The TOEFL Test is designed to measure the English skills of non-English speaking people by testing their writing, reading, listening and speaking abilities. It may sound terrifying but as an English Language Teacher, I feel that that the test uses real English in a real-life setting. It is not about complex grammar and difficult vocabulary that one would never use in real life. So when you begin to study for the TOEFL test, you are also preparing yourself for using English in the real life-like at a University.
The first step towards taking the test successfully will be to become aware of the Format and probable Contents of the test. Getting oneself ready to be able to take the test online, for example getting familiar with reading and writing on the computer will be the next skill practice.
The Internet-based test (iBT) looks like this:
Reading section: 60-80 minutes | 36-56 questions
Listening section: 60-90 minutes | 34-51 questions
Short break: 10 minutes
Speaking section: 20 minutes | 6 tasks
Writing section: 50 minutes | 2 essays
Make sure your ideal score is realistic. This means to choose a score you could likely receive, not a score that’s too high. To make sure you could receive your ideal score, take a practice test and check where you are now. How many more points do you need to reach your minimum and ideal scores? How much time can you spend each week studying? Your answers to these questions will help you choose a realistic ideal score.
Clear your mind. Exercise and do some meditation or relaxation exercises for a positive mind set. Taking three slow, deep breaths can also be very beneficial.
In the TOEFL test’s reading section, you will read some passages and answer questions related to them. The topics are all in non-technical English that everyone can understand.
Read for at least 30 minutes every day. Stop after every few paragraphs and ask yourself some questions. For example, What did you read about?, What was the main idea?, What was the conflict?, Who are the main characters?, etc. Read the story again to check back for answers. In the end of your reading, summarize what you’ve read about. You can do your summary in writing or by speaking to practice for the writing or speaking sections at the same time. This helps you prepare for writing and speaking also. When doing this reading practice, be sure to underline new words. Look up their meanings in a dictionary and write them down in a notebook or on flashcards. Use these new words in sentences throughout the day, and during your speaking and writing practice.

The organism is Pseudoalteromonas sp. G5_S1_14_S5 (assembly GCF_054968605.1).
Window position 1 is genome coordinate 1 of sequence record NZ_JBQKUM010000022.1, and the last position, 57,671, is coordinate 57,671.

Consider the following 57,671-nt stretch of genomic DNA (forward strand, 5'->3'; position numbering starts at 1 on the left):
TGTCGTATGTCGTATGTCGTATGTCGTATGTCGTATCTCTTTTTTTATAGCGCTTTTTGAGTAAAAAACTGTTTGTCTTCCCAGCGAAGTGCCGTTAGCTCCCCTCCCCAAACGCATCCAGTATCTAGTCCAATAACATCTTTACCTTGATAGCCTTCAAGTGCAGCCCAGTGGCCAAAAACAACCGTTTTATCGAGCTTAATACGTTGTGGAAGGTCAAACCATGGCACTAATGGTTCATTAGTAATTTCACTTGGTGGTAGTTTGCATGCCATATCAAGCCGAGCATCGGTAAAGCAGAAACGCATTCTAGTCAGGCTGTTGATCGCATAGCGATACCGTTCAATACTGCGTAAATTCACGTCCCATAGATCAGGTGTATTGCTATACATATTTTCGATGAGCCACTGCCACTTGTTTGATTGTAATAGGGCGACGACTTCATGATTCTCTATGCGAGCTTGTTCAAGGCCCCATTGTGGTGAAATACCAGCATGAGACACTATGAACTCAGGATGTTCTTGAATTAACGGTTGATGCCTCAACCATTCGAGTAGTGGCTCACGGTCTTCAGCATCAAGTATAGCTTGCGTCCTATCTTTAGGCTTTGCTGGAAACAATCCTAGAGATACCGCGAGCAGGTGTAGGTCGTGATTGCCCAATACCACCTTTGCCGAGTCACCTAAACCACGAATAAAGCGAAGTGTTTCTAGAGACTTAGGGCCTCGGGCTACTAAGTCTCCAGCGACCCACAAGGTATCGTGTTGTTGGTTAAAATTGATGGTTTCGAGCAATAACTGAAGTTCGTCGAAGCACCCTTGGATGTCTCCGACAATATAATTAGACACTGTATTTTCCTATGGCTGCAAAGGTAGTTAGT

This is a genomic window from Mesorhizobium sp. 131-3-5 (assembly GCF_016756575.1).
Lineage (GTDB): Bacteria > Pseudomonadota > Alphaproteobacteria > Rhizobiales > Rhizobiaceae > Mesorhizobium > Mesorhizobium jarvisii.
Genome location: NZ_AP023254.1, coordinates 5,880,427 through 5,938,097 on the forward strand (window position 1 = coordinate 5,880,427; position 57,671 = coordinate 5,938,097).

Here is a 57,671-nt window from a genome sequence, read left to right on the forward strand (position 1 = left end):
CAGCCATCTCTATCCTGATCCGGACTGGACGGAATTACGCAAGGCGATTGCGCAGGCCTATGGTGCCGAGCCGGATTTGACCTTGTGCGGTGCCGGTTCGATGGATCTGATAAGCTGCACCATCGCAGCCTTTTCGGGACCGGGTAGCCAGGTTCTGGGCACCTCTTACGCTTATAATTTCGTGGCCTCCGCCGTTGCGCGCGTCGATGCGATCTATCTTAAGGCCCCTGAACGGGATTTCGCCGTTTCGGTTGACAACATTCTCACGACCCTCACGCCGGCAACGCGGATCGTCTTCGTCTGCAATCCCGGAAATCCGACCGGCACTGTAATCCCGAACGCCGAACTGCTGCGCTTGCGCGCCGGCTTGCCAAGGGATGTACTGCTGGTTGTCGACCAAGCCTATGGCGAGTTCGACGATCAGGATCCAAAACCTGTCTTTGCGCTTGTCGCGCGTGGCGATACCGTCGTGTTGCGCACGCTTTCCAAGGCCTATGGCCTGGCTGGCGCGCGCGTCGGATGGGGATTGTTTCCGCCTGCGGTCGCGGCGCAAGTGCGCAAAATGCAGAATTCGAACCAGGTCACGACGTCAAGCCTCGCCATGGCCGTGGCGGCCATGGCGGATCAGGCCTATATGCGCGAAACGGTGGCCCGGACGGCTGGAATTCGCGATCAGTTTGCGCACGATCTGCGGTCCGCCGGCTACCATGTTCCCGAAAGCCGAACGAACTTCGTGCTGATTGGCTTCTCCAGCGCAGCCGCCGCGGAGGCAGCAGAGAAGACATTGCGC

In the listening section, you’ll hear different people speaking, both in monologues (one person speaking alone) and dialogues (two or more people conversing). You’ll then answer questions based on what you’ve heard. Before you begin listening, decide what your focus will be. For example-
What is the main topic? Why is the speaker talking? To educate? To give an opinion? To complain? Etc. How does the speaker change from one idea to the next? Where does the speaker place stresses within sentences? When does the pitch of their voice get higher and lower?Learn to take notes in point form as you listen. It is an art to be able to take notes even as you are listening. These notes help you get your answers right.
To prepare for the writing section, practice timed writing.
During the real exam you will have 50 minutes for two essays. This gives you 25 minutes for each topic, including review. When practicing writing about a specific topic, time yourself.
First, choose a topic (here are many options), and then set a timer for 20 or 25 minutes. Write for about 15-20 minutes, then leave 5 minutes for review and corrections.
In the integrated Essay, connecting words like Conjunctions and Prepositions have to be used with finesse to be able to present contrasting views of the text and the lecture. The Independent essay will require more imagination and justification with real time examples or hypothetical situations that support and justify the cause mentioned in the essay.
The speaking section of the TOEFL is broken down into small tasks. It may feel strange to speak to a computer, but don’t worry about it. To prepare, you’ll want to speak both alone and with others.
Practice speaking even if you are alone. Be loud and clear. Here are some more ideas when you’re alone. Mad as it may sound, talk to your pets or even house plants in English. Speak in front of a mirror. This works as regular practice. If you have trouble with a particular word, practice it until you get it right. Repeat the same word or phrase in English over and over again until you get comfortable. Check the International Phonetic Alphabet (IPA) for pronunciation guidance. Don’t forget that most online English dictionaries will have a button that says the word aloud, too. Record yourself speaking. Then, listen to the recording for errors. Practice speaking with teachers, other students or friends. Ask them for feedback on your pronunciation, clarity and grammar. Take notes on your common mistakes so you can keep practicing when you’re alone.
On a last note, practice , practice and more practice will get you your desired score. Best wishes!